Second man arrested in killing of Detroit woman gunned down in her driveway
Detroit — Investigators have arrested a second man in connection with last week's shooting death of a 40-year-old woman who was killed in the driveway of her east side home shortly after dropping off her children at school.
Monday's arrest was announced hours after a Wayne County judge increased the bond of David Hammond, 45, who is accused of assaulting his ex-girlfriend Andrea Tucker and firebombing her house in 2019. Hammond, who had been free on his own recognizance prior to Friday, had his bond upped to $300,000.
Hammond last week was named as a person of interest in Tucker's Nov. 17 shooting death. During a Monday press conference, Detroit Police Chief James White said the second suspect is related to Hammond.
"We're confident we have the two men (responsible for Tucker's killing) in custody," White said. "We've got a lot to do before we submit this warrant."
White added: "One person who we know was on the scene was lying in wait for our victim. We know who pulled the trigger."
Hammond's lawyer told The Detroit News last week that his client couldn't have committed the killing because he appeared via Zoom for a court hearing in the assault and arson case during the time police said Tucker was killed.
Hammond, who has prior armed robbery and felony drug convictions, was granted a $7,500 personal bond by 36th District Judge Millicent Sherman in October 2020 after being charged with domestic violence, felonious assault, second-degree arson and first-degree home invasion.
Hammond's case languished for months because of COVID-related delays until a Nov. 3 preliminary examination, in which Hammond was bound over for trial by 36th District Judge Kenneth King.
King continued his bond conditions, which included no contact with Tucker and no out-of-state travel.
After Hammond was bound over for trial, Tucker asked police for protection, because she said she had doorbell video showing a man she believed to be her ex-boyfriend standing in her yard.
On Nov. 12, police officials asked prosecutors to file a motion requesting that the court revoke Hammond's bond. An assistant prosecutor rejected the request without checking with supervisors, Assistant Prosecutor Maria Miller said.
Prosecutors filed the motion Thursday after The Detroit News reported the request by police was denied. Monday's hearing was on the emergency motion.
During the hearing, prosecutors said Hammond violated conditions of the bond when he left the state and went to Toledo, Ohio, after Tucker's death. Police said they tracked Hammond to a hotel in Toledo and saw him there.
"Mr. Hammond, I'm convinced, violated the conditions of his bond by leaving the state of Michigan even though he returned to the greater Metro Detroit area a relatively short time later," Wayne Circuit Judge Gregory Bill said during the virtual bond hearing that lasted nearly two hours.
Bill said Hammond's criminal history and the fact that police have named him a person of interest in Tucker's death are additional reasons to increase his bond.
The judge also said if Hammond was able to post the bond, he would have to wear a GPS tether as a condition of release. Bill also scheduled a deposition conference in Hammond's case for 9 a.m. Tuesday.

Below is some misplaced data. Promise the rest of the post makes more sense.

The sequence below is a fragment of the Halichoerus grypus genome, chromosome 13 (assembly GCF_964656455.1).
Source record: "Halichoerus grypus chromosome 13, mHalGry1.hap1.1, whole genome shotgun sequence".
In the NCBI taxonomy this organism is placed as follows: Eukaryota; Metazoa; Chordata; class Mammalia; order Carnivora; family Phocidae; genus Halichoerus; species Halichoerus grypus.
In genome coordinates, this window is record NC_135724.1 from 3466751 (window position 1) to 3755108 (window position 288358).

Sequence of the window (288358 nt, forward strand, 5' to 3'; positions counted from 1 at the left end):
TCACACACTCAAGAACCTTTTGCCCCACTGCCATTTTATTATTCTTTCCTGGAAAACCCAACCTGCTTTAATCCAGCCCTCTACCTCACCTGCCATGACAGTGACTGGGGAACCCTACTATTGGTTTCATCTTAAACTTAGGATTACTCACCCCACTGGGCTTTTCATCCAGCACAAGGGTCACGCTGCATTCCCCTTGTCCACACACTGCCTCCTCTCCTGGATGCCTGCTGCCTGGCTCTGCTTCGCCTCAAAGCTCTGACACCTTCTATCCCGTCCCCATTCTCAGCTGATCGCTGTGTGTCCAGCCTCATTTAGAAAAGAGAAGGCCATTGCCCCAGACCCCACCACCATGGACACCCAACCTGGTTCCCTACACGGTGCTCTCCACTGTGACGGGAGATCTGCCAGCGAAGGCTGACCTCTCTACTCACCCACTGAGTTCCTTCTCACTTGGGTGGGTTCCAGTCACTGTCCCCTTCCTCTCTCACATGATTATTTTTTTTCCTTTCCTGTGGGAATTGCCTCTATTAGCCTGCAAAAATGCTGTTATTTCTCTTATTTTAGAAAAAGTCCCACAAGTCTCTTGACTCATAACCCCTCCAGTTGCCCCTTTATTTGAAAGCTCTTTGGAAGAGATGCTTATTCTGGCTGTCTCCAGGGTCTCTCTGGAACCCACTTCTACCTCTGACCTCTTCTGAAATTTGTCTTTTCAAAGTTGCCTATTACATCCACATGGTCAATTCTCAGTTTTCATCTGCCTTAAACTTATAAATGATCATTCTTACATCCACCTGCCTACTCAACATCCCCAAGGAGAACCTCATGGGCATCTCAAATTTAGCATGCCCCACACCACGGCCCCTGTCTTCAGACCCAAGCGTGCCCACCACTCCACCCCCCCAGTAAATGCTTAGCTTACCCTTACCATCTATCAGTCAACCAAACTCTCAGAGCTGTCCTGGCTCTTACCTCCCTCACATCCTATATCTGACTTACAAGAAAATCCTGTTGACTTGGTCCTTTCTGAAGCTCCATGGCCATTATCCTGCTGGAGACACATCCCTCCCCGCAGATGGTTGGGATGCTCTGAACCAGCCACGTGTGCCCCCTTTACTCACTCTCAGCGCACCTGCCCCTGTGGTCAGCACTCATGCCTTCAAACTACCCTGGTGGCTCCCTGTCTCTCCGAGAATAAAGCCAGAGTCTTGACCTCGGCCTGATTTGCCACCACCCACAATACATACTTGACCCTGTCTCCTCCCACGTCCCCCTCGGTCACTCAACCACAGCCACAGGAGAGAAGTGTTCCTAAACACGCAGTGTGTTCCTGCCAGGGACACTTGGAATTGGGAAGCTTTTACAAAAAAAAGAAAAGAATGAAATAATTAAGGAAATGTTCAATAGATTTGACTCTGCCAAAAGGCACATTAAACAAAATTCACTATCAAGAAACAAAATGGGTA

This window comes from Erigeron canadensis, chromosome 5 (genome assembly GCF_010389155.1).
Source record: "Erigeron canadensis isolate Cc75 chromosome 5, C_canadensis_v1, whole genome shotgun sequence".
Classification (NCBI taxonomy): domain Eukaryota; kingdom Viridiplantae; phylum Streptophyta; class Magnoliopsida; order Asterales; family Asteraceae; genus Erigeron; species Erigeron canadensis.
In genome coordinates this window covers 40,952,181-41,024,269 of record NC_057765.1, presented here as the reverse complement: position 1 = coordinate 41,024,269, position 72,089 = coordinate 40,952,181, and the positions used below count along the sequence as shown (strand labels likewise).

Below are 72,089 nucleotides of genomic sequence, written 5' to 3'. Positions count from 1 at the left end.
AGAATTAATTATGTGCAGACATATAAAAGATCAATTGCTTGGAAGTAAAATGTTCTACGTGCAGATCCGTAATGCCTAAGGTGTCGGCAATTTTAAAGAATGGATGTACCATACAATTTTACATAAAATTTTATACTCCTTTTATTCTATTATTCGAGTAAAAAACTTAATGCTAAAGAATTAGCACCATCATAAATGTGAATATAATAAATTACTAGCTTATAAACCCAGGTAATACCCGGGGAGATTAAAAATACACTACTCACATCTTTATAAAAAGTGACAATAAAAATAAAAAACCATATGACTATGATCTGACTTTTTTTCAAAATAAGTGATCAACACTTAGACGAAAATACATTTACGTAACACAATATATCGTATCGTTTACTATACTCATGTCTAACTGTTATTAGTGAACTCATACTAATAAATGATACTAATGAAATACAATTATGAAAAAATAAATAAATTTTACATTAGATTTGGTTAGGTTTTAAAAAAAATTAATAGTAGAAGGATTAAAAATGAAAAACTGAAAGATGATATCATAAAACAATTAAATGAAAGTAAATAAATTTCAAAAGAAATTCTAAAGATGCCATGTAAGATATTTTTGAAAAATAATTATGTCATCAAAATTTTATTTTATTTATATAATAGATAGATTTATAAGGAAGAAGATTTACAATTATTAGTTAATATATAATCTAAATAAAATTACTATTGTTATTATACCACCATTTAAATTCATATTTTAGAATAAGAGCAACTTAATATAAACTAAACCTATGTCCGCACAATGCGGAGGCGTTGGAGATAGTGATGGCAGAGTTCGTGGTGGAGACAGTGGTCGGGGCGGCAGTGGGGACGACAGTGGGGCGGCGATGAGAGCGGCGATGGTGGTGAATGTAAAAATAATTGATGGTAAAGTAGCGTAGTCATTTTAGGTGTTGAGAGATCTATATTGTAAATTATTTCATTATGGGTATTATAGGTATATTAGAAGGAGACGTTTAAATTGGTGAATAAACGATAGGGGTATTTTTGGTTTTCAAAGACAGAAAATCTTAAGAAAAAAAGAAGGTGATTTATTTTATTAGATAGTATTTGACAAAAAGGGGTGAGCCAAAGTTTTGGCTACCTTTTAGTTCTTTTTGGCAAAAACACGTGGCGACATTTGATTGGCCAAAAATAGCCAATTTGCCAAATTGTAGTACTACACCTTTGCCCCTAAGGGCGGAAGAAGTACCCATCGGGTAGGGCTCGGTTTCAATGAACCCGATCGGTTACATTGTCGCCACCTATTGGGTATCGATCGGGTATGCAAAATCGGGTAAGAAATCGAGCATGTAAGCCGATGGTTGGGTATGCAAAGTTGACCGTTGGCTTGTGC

Hammond's attorney, David Steingold, told the court that his client would never be able to post the bond. He sought to have Hammond's $7,500 bond continued, saying his client never missed any court dates or never violated any of the bond conditions until recently.
"My client hasn't done anything that justifies revoking his bond," Steingold said. "Even if we suppose he did go to Toledo for a minute, I don't believe that justifies revoking his bond when there's been no other violation."
Steingold maintains Hammond is innocent and said when his client heard Tucker had been shot and killed, he feared authorities would accuse him and "wanted to be in a place where he could talk to me and make a decision on how to proceed before he turned himself in."
He also said there's no way Hammond could have killed Tucker because when she was gunned down at 9 a.m. Wednesday, his client was in court. Wayne County Circuit Court records show Hammond was scheduled to be in court at 9 a.m. Wednesday for an arraignment, which was held.
However, prosecutors said police arrested Hammond in St. Clair Shores on Thursday. They said he also had more than $14,000 in cash on him. Steingold said Hammond had the money to pay for his retainer.
Trish Gerard, head of the Domestic Violence Unit of the Wayne County Prosecutor's Office, said no matter the reason, Hammond violated the conditions of his bond by leaving Michigan.
"This is the point and this is the bottom line," she told the court. "Ms. Tucker was shot and killed on Nov. 17 and on Nov. 18, this defendant is found in Toledo, Ohio ... a few hours later, he's arrested with $14,000 in cash on his person."
Gerard had asked the judge Monday to raise Hammond's bond to $500,000.
In 1993, Hammond pleaded guilty to armed robbery in Washtenaw County and was sentenced to three to 10 years, according to officials. He also was found guilty in 2002 of felony drug possession in Oakland County.
"He was out on personal bond (in the domestic violence case), he showed in the past to be a violent person, and he probably should've been in custody," White said.
The chief added: "(Tucker's) relatives have reached out to us multiple times to express their frustration with the system ... (Tucker) really did everything right. She was a mother raising her children; she reached out for assistance in the system, but the system was not there for her. But we are going to bring closure for this family."